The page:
Graham Frank Tallis
Amateur cartographer and psephologist

Electing Peace

Palestinian student Fatah movement supporters celebrate their victory in the student elections at Al-Quds Open University in the West Bank city of Jenin May 3, 2006. REUTERS/Mohamad Torokman
Palestinian student Fatah movement supporters celebrate their victory in the student elections at Al-Quds Open University in the West Bank city of Jenin May 3, 2006. REUTERS/Mohamad Torokman

The news that Prime Minister Netanyahu wanted new elections, a plan now abandoned apparently, would have meant the fourth ballot since April 2019.  This is not a good sign regarding the health of Israeli democracy.  Last century, Israel held 15 elections over a 51 year period, meaning the average Knesset lasted 3.4 years.  In this century, eight elections so far means the average Knesset lasted only 2.5 years.  Even Italy, which is famous for rapid turnover of governments, less so parliaments, has had a respectable 4.4 years between elections.  Don’t get me wrong, I love elections, a legacy no doubt of having lived much of my life in Australia, which has notched up an astonishing 46 national elections in 120 years.  But in the context of a paralyzed peace process, not to mention the pandemic, this surely indicates a weakness in the body politic.

Meanwhile in Ramallah, President Abbas has not faced his voters since a general election in 2005, a fact about which he may be embarrassed, but not enough to go ahead with an election  that was touted to take place in February 2020.  Similarly, the last Palestinian Legislative Council (PLC) elections were in 2006, meaning the legitimacy of  the current crop of elected representatives is highly questionable.  So where does this leave the peace process?  Should Israel care or get involved?  Israeli commentators frequently and airily complain there is no-one with whom to negotiate, but some of the barriers to democracy in the West Bank and Gaza are plainly there for all to see?  The division between Hamas and Fatah must partly have its origins in the geographical division of the West Bank and Gaza.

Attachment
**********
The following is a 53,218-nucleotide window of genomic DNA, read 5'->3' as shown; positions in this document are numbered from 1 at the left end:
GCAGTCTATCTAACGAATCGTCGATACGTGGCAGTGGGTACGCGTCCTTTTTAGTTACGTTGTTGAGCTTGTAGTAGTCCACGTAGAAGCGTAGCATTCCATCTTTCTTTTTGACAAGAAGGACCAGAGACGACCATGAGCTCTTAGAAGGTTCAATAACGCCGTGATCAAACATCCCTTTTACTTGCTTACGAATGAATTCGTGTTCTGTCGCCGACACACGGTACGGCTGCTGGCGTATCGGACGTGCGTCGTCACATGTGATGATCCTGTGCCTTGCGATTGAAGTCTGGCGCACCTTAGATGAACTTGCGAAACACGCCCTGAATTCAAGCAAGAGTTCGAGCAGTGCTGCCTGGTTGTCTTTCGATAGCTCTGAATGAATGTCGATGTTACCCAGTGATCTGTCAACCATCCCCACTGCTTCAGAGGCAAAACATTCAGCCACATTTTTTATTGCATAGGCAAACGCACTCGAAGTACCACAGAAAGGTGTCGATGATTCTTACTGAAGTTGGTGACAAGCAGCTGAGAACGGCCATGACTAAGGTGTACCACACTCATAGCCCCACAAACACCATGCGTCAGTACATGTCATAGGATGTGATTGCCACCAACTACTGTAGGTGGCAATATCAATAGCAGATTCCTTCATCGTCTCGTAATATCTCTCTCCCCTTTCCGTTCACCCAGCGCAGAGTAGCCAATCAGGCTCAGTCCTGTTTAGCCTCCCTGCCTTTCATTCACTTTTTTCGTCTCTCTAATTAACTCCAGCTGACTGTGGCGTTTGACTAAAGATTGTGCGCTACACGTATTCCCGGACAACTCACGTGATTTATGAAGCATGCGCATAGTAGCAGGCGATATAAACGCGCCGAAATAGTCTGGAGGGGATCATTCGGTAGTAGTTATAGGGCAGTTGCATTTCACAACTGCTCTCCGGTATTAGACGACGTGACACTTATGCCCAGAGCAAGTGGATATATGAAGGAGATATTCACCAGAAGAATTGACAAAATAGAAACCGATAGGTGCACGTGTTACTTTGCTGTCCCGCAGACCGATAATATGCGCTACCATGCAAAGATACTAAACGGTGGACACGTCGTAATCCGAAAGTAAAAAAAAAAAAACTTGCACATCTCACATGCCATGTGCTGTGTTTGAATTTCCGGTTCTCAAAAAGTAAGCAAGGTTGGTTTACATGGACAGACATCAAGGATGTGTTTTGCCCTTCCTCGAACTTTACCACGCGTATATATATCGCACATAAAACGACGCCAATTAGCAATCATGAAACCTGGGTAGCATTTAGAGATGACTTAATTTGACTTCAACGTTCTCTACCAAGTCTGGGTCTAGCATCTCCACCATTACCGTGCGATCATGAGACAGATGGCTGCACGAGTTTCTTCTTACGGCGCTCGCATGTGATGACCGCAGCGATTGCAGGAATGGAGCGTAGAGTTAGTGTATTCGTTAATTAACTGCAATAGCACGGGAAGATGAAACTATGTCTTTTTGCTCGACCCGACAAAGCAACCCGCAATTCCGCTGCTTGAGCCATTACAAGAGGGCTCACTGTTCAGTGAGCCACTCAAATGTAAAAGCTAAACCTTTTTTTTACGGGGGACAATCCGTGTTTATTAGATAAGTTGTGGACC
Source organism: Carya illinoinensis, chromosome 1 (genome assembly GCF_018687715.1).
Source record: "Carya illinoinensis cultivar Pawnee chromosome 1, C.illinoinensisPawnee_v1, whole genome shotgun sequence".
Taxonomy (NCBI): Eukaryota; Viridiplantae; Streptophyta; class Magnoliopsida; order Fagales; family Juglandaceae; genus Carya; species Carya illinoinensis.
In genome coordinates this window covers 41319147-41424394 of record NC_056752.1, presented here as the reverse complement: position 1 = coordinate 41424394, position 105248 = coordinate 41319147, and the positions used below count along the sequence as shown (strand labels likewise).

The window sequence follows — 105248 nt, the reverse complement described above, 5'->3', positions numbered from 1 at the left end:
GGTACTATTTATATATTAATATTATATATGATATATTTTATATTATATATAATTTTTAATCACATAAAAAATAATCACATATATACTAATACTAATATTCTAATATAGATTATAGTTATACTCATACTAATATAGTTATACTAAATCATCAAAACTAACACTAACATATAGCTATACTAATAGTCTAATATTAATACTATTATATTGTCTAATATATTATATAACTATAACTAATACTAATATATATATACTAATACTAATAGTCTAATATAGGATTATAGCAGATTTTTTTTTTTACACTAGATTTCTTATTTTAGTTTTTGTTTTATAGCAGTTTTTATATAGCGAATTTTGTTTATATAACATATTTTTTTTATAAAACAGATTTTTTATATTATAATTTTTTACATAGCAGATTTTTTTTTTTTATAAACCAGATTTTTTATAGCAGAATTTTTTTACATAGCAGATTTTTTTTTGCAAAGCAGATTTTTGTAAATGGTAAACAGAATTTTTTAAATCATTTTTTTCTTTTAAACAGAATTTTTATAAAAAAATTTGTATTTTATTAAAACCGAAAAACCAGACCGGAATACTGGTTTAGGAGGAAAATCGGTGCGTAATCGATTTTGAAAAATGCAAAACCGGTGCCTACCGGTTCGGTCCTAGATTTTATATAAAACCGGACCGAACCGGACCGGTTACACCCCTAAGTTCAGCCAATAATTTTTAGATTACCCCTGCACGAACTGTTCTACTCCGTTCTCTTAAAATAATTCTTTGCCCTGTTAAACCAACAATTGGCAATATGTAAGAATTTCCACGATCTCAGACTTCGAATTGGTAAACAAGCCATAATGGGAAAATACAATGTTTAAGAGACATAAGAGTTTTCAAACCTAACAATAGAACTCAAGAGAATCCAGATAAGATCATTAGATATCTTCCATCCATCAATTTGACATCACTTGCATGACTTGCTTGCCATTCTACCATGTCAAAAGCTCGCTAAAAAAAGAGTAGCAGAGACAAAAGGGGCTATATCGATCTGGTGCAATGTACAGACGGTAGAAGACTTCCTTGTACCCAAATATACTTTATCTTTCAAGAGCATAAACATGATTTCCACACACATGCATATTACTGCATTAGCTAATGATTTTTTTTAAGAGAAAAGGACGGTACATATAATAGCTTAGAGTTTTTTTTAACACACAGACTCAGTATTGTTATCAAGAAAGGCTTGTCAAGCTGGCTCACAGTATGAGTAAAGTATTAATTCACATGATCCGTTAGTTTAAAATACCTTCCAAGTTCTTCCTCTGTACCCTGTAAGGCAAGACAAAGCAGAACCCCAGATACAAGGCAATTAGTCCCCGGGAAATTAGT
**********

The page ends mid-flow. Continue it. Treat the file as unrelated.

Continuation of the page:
While the two parliaments are poles apart in terms of durability, they do share an unfortunate characteristic, that of female under-representation.  According to the Inter-Parliamentary Union, Israel with just 29.2% of its parliamentarians being female comes in at number 54 out of a list of 193 nations.  Not bad but could be better.  From a rather unscientific method (I counted female names of PLC members using Wikipedia as the source), the PLC appears to do rather poorly, with about one-eighth of its members being female.  If you were asked which countries topped this poll, you may be surprised to learn that they are not Sweden, Finland and Norway, but Rwanda, Cuba and Bolivia.  Surely if Rwanda can reach 63% of parliament seats occupied by women, wealthy countries such as Israel can do better than 29%.  (If you want to know why any of this matters, listen to a speech in YouTube on misogyny by the one and only Australian female PM Julia Gillard – it is a masterpiece of the best use of parliamentary rhetoric).

According to UN Women, ‘women’s direct participation in peace negotiations increases the sustainability and the quality of peace. A study investigating 82 peace agreements in 42 armed conflicts between 1989 and 2011 found that peace agreements with women signatories are associated with durable peace. The same study also found that peace agreements signed by women show a higher number of agreement provisions aimed at political reform and a higher implementation rate of these provisions.’ Sadly, between 1992 and 2018, women constituted only 13 per cent of negotiators, 3 per cent of mediators and only 4 per cent of signatories in major peace processes tracked by the Council on Foreign Relation.  Let’s face it, practically all the current protagonists in the ongoing search for a ‘solution’ are men, and mostly old men, a demographic not known for their flexibility or nimbleness of thought and deed.  I know, because I am one of them.

So as the drum beats of approaching electioneering mounts in Israel, and the slowing heart beats of a dying democracy can just be faintly heard in the West Bank and Gaza, where am I going with all this?  This is where:

Leaving aside all questions of citizenship and boundaries or borders, surely supporting and facilitating Palestinians to have a chance to express their opinion at the ballot box and have some sense of control over their destiny would be a good thing for them and indeed for Israel.  At the very least, it might be a safety valve that vents steaming anger and resentment, and at best, give rise to a new crop of the best and brightest Palestinian politicians with whom to negotiate peace.  Palestinians themselves including the redoubtable Dr Hanan Ashrawi acknowledge they need to get their House in Order – pun intended.

Furthermore, Israel might want to consider alternative models of proportional representation for itself.  The current system where the whole country is one electorate is one reason the recent parliaments have struggled to provide stable government, given the plethora of parties who only need to reach a threshold of 3.25%.  If instead the country was split into multi-member electoral divisions, each one electing 10-12 members of the Knesset, then the threshold for a candidate to win a seat in the Knesset would be between 8.3% and 10%.  True, this may reduce diversity slightly, but it will also minimize the risk of fringe parties becoming king-makers (or queen-makers).  Moreover, it puts the MKs more closely in touch and accountable to their constituents.